Wednesday, December 7, 2011

Interesting NY Times Piece on Institutional Depictions of the Civil War

There is a really interesting essay in today's NY Times about how museums in the South display artifacts and tell the story of the Civil War. Go HERE.

Edward Rothstein, the author, visited two museums in Richmond -- the Museum of the Confederacy and the Museum of the Virginia Historical Society -- and concludes that while in the North, memories of the Civil War are at heart institutional, in the South the War is remembered in personal terms.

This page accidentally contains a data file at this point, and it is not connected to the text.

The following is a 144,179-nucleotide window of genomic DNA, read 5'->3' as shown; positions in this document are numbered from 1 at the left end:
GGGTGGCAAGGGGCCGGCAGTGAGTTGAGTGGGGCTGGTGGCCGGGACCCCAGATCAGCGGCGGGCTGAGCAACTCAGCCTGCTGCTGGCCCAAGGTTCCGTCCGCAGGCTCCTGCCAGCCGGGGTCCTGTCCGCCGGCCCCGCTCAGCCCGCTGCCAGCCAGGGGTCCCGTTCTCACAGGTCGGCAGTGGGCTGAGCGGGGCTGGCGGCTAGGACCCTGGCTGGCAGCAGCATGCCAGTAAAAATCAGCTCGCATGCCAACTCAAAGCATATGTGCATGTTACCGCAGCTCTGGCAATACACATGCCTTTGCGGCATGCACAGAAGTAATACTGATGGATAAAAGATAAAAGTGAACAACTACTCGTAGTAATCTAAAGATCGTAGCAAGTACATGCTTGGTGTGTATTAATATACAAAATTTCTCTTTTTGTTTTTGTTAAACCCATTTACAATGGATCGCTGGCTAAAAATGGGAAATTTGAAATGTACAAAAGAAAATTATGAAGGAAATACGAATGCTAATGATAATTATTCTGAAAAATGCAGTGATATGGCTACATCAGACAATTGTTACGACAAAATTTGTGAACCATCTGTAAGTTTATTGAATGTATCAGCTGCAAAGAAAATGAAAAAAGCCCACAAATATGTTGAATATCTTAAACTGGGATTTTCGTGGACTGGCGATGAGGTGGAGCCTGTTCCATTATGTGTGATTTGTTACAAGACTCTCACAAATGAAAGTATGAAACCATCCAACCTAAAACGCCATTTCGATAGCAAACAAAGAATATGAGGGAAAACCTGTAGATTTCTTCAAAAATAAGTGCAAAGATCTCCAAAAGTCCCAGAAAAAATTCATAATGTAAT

Rothstein also concludes that there remains a conflict in Southern institutional memory between lingering white Southern grief, anger, and loss on the one hand and modern ethical judgments about the "Lost Cause" for which so many Southerners died.

He poses a final question, "How are loyalties to Southern culture to be reconciled with the evils of one of its fundamental institutions?"

The points he makes are deeply relevant to anyone who seeks to imagine the South, or to make sense of our history and culture through images. (Like Kathleen Robbins, see image above)

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